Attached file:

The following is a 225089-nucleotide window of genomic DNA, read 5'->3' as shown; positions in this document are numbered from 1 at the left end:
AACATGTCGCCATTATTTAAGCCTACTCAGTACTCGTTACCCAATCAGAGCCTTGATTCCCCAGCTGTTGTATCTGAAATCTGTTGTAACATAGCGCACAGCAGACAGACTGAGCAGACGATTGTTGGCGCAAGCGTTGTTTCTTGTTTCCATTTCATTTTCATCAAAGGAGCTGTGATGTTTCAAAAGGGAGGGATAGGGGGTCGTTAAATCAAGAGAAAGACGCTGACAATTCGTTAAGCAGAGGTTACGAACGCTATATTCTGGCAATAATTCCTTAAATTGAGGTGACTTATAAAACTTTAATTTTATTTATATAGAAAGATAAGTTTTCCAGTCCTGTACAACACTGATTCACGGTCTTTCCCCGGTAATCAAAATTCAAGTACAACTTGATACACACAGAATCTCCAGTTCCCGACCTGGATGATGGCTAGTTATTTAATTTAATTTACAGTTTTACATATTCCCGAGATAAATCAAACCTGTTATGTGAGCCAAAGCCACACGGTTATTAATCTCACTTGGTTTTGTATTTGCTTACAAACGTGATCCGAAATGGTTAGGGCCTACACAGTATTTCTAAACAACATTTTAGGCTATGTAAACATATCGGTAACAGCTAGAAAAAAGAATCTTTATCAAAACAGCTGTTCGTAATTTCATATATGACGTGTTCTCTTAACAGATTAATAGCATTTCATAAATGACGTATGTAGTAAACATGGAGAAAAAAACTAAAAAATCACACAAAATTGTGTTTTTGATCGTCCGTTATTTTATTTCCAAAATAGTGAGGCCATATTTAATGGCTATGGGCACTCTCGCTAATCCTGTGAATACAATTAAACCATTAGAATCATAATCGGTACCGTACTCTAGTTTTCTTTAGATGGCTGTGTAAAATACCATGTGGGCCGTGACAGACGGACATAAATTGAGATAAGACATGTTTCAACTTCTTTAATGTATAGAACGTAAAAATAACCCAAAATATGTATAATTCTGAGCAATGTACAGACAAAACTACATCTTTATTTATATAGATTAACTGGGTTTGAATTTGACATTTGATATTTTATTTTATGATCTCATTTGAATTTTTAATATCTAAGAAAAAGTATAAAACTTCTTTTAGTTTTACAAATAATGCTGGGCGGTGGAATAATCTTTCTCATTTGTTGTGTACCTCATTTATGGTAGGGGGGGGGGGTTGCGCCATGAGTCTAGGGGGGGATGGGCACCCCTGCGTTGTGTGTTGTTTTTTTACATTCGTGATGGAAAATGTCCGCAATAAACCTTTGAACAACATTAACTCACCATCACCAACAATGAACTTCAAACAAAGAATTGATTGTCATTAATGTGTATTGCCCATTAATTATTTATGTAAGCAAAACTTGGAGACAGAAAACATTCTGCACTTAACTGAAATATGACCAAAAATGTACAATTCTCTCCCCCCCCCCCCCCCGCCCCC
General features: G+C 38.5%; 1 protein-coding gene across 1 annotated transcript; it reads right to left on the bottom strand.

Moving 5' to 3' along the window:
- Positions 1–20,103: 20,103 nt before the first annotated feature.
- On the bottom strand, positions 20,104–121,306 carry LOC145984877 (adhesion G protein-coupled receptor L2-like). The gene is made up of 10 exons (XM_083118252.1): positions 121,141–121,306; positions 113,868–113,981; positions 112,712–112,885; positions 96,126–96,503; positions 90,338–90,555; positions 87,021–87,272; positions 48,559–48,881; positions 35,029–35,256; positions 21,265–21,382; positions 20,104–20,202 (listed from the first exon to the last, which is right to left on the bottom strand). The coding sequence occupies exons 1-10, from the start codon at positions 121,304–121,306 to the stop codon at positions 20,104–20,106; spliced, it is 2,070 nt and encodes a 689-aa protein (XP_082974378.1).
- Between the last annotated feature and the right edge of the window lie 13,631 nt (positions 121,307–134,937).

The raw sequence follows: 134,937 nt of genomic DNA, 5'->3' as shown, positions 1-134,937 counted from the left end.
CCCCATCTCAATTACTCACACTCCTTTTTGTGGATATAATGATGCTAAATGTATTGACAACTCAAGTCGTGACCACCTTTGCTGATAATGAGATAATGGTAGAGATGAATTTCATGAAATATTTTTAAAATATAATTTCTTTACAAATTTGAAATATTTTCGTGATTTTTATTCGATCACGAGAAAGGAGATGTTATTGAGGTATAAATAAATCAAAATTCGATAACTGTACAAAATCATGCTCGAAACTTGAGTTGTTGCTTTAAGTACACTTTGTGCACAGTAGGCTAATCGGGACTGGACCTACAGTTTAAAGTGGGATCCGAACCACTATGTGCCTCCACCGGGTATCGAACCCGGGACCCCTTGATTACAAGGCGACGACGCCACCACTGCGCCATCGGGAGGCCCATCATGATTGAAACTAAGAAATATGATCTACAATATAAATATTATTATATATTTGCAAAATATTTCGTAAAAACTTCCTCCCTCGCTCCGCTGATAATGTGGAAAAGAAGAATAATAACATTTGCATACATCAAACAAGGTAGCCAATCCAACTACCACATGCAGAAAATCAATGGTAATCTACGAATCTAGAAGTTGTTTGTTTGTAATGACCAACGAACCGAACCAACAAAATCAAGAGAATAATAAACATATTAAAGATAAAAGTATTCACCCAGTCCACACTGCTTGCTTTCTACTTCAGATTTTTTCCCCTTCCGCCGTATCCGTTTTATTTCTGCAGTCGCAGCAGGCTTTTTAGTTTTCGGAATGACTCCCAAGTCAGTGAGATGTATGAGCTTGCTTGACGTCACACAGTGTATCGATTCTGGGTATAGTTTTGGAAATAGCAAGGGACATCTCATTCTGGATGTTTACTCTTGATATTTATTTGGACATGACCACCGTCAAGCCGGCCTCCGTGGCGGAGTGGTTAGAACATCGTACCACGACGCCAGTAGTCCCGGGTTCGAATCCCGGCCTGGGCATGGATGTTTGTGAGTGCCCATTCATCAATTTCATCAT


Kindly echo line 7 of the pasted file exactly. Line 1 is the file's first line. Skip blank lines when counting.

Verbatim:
- Between the last annotated feature and the right edge of the window lie 13,631 nt (positions 121,307–134,937).